A lot of things are up in the air right now – the nature of the 2020 NFL season is still very much unclear even as we head into training camps this week – and with college athletics facing even greater challenges, there is a very real chance that the 2021 offseason could be even more disrupted than the 2020 offseason on a national level.Things are also unclear locally, with the Carolina Panthers expected to treat 2020 as the beginning of a more long-term turnaround but making moves this spring that had the whiff of trying to compete this season.
What this means in practice is that the Panthers are unlikely to compete for a Super Bowl this season, but also that a major focus for the Panthers in 2020 will likely be the the self-scouting of both the coaching staff and personnel in order to put them in the best shape possible moving forward – and that likely means asking some potentially uncomfortable questions.
For bookkeeping purposes, we’ll split this into three parts: The offense has a new leader surrounded by weapons. The coaching staff has literally been overhauled.
And with a ton of new parts on defense and a shortened offseason for Phil Snow to instill his scheme to them, here’s what we’d like to know about the defense:
Can The Defensive Line Live Up To It’s Billing?
A lot has been made about the Panthers’ very new, very young and potentially very not-amazing defense this offseason. While it is true that a lot of the bigger questions surrounding the Panthers in 2020 can be found on the defensive side of the ball, the Panthers should also expect there to be some areas of real strength on defense.
The most notable of these is the defensive line, where the last two first-round picks in Derrick Brown and Brian Burns are joined by veteran star KK Short, free-agent acquisitions Stephen Weatherly and Zach Kerr as well as a range of other young players: Bravvion Roy, Christian Miller, Yetur Gross-Matos and Efe Obada. In other words, while the changes to scheme and the relative inexperience of both the new coaching staff and many of the players listed might mean this unit doesn’t quite hit the heights it might reach later on in 2020, this is a group with a lot of talent – and it really needs to play like that.
This is especially true for Brown, Burns, Weatherly and Short, who are not only the expected starters for the Panthers in 2020, but also four players that the Panthers have invested a pretty significant amount in – Short and Weatherly are due to make a little under $53m between them over the next two years, with the team being able to get out of about 30% of that if they move on from them next offseason before they enter the final years of their respective deals.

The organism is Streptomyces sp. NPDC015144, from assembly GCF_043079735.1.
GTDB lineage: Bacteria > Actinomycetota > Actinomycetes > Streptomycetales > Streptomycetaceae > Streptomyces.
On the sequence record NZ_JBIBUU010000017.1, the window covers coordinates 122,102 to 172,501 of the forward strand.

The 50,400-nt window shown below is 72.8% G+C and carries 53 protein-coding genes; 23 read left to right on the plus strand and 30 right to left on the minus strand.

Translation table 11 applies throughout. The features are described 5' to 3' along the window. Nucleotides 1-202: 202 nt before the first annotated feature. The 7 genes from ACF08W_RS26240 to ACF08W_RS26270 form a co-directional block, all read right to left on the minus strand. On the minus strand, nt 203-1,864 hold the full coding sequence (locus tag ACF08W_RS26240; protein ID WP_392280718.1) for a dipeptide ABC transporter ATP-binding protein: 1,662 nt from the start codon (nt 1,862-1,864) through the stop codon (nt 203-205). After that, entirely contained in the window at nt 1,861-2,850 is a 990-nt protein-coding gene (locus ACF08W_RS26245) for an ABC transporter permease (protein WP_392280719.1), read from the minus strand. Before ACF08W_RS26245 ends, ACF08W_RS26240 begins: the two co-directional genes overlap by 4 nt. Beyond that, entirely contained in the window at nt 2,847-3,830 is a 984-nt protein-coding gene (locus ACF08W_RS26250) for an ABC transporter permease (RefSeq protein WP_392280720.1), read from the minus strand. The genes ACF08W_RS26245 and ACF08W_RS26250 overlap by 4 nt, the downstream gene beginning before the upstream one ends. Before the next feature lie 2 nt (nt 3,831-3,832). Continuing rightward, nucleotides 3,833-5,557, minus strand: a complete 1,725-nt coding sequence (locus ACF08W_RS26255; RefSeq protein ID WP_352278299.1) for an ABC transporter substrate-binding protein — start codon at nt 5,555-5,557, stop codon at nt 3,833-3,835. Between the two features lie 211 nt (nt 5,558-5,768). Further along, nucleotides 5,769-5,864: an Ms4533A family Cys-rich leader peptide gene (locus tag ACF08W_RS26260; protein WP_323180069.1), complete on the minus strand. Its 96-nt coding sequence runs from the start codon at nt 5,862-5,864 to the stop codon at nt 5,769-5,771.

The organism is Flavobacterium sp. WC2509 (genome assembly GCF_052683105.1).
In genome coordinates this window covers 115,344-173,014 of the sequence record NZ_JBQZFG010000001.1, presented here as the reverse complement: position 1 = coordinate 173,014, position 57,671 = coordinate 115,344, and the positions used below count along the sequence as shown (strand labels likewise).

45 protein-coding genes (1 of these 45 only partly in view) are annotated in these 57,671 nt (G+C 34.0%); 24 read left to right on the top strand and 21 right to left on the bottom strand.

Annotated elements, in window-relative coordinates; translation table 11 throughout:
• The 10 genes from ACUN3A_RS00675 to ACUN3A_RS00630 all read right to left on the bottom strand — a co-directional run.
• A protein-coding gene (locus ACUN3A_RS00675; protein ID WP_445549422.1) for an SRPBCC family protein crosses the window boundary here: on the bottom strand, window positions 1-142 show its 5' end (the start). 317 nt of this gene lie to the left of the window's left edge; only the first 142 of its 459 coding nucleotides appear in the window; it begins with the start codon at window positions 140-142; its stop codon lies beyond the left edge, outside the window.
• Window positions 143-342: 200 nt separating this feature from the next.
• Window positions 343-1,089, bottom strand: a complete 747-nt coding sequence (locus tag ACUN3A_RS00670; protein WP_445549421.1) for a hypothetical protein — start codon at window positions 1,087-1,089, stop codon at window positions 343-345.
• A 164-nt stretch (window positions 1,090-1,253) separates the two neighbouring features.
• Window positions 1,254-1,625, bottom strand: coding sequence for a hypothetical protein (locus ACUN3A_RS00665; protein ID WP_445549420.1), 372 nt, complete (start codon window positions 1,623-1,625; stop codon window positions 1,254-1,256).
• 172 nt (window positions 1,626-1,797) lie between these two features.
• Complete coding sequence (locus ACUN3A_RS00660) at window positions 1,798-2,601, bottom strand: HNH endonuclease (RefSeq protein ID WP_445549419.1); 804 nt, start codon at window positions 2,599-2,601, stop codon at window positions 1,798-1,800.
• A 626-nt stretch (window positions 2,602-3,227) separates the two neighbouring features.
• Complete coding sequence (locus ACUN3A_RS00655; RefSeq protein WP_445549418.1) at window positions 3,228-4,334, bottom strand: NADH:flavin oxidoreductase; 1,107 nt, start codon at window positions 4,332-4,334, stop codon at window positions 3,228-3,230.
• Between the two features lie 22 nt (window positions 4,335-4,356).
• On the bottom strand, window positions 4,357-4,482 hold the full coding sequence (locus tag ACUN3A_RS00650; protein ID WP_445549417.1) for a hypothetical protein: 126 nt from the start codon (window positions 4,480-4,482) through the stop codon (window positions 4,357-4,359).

While this isn’t something that should be expected to happen, neither can afford to have a poor season.
With Burns and Brown, the pressure is more on the front office, as if the last two first round picks show up in a big way, that will go a long way to helping Marty Hurney – who is entering a contract year – whereas a poor showing from one or both of them could make it hard for him to be part of the ongoing rebuild. No team, especially a rebuilding one, can be expect to be great all over the roster, but if the Panthers aren’t even good where they are strongest defensively, then that would be a bad sign.
Is There A Long-Term Linebacker Partnership On The Roster?
Barring an injury, the Panthers’ starting linebacking pair will be Shaq Thompson and Tahir Whitehead.
While Thompson recently signed a long-term deal, with Whitehead only signing a modest one-year deal and already being 30 years old, it’s likely that the Panthers do not expect him to be the long-term option alongside Thompson. What makes this somewhat more interesting than just a team signing a stopgap so they can address the issue in 2021 is that the Panthers do have a number of young linebackers on the roster who will both be competing for snaps as the third linebacker as well as for a chance to take over Whitehead’s role in 2021.
Jermaine Carter, Jr. looks to be the leader in that pack, having seen a reasonable amount of playing time over the past couple of years when other players have not been available – and while he has shown some issues in coverage, he has also shown a nice skillset that could be built upon going forward.